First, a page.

Historical Tales and Anecdotes of the Time of the Early Khalifahs/Another sad Love-Story


A ND resembling the foregoing tale concerning love -^ ^ and the concealment of passion, together with the plain proof of its discovery, is the following story, which a certain person of those who are well-to-do used to relate.

One day while sitting in my house, behold ! a servant came in bringing a letter, and said, " A man at the door gave me this." So I opened it, And behold ! it contained the following lines :

Grief is far from thee, and thou hast attained happiness, And the King of all has withdrawn thee from sorrows. And in thy hands, wouldst thou bestow it, is the bahn For my soul, and members sick through wounds.

So I exclaimed, " A lover, by Alldh ! " and said to the servant, " Go out and bring him to me." And he went out, but saw no one : and this behaviour astonished me.

So I summoned all the slave-girls, both those who went out of doors and those who stayed at home, and questioned them about it. But as they all vowed that they knew nothing whatever of the history of the letter, I said, " I am not making this inquiry through jealousy of him who loves one amongst you ; but that she who knows anything of his case may be a gift from me to him, with all that she has and a hundred dinars." Then I wrote an answer, thanking the writer for his letter, and begging his acceptance of his beloved, which letter I placed beside the house with a hundred dindrs. And I proclaimed, " Whoso knoweth aught of this, let him take it."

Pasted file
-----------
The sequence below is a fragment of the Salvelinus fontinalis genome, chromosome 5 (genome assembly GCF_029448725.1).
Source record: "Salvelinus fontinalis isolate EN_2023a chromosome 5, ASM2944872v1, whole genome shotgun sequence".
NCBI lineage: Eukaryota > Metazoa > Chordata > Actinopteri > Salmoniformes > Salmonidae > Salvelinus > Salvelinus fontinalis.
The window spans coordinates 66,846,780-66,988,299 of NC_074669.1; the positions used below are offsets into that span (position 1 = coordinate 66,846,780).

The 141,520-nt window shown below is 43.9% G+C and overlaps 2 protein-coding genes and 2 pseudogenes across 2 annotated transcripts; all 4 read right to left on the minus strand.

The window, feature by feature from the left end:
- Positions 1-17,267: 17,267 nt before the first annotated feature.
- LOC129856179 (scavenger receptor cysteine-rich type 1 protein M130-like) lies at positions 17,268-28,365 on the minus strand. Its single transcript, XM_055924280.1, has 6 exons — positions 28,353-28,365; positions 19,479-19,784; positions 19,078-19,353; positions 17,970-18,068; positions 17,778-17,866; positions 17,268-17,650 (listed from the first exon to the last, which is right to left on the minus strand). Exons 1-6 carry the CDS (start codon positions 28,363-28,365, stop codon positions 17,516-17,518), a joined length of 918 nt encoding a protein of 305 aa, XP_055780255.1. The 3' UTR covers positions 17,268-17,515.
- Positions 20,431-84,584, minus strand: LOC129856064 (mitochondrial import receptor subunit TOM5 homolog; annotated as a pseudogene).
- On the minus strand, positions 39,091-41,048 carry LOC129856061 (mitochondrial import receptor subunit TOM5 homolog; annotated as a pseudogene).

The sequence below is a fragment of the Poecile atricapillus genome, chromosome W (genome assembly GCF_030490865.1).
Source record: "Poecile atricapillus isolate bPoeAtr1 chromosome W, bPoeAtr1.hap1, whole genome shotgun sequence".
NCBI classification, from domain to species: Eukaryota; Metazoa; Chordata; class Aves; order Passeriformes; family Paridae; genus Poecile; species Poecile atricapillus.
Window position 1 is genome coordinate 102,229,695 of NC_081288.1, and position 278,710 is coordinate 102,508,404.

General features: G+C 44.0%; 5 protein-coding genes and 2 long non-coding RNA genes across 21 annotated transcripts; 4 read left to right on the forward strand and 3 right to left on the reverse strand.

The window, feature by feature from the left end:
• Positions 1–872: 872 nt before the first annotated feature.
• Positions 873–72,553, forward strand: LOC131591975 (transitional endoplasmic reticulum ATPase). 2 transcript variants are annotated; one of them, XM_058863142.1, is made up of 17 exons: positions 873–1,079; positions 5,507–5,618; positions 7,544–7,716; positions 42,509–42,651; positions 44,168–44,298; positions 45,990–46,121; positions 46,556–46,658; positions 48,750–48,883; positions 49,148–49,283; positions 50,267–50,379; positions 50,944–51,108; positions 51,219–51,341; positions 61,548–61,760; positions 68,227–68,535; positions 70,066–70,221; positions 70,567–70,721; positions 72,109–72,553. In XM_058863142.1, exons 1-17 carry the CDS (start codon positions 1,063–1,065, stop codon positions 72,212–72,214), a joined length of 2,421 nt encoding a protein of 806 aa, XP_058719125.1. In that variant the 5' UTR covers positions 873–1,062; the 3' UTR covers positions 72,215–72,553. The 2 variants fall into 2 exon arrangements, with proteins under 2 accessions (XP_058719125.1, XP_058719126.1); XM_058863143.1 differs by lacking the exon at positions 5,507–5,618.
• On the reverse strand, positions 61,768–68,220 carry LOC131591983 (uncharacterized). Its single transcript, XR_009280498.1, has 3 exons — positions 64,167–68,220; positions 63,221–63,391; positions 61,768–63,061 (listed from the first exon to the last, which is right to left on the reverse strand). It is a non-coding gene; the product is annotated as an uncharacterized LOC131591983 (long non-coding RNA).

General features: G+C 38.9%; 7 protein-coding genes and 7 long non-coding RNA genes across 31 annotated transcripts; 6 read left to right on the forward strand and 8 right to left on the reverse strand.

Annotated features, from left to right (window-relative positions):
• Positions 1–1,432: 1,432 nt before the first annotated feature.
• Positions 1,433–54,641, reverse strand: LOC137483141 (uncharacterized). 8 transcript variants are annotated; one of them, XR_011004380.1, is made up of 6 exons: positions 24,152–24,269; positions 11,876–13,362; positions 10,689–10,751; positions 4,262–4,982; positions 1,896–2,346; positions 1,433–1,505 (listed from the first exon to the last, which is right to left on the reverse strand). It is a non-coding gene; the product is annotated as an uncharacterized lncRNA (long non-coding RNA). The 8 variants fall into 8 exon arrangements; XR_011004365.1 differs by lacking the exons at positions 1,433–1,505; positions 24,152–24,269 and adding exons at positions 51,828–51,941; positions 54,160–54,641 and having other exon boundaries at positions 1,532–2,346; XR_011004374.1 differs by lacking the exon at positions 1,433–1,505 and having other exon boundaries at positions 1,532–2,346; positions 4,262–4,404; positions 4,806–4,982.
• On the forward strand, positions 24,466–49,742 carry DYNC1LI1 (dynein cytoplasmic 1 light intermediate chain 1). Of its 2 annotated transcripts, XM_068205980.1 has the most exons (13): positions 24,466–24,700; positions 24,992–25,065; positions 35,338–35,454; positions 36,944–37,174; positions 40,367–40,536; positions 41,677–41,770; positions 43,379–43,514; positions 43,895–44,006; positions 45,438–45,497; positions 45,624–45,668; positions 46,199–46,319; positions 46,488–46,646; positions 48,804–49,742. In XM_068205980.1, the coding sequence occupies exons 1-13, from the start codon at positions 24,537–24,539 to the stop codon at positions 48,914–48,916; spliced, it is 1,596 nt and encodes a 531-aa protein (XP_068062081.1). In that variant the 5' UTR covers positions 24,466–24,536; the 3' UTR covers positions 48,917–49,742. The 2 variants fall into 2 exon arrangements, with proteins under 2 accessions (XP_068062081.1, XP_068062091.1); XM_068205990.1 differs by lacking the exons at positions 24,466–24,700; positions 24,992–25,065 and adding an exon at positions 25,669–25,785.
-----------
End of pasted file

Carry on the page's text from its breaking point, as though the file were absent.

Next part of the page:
But the letter and the money remained for days, and no one took them away. And I was vexed about it, and said, " He has been satisfied by the sight of her whom he loves." So I forbade those of the slavegirls whose business took them abroad from leaving the house.

And only a day or so had passed, when lo ! the servant came to me bringing with him a letter. And he said, " This has been sent to you by one of your friends." So I said, " Go out, and bring him in to me;" and he went out, but found no one. Then I opened the letter, and behold ! it contained these lines :

What is this thou hast wrought on a departing soul ?

A soul whereon the Angel of Death attends.*

Thy tyranny forced his presence, and in journeying

They wrestled till the soul burst its bonds.

And, by All^ ! wer't said to me, Commit iniquity,

And the world and what it holds shall reward thee ;

Surely I had said. No, for I fear retribution ;

And, No, wer't to bring me the same twice-told.

But for bashfulness I had shown who filled that dwelling —

My heart ; and had discovered the wishes of the beloved.

And I was grieved at his conduct, and said to the servant, " Let no one who brings another letter to you escape from your hands."

Now the time for the pilgrimage was near, and whilst I was descending from Mount Arafat,[1] behold !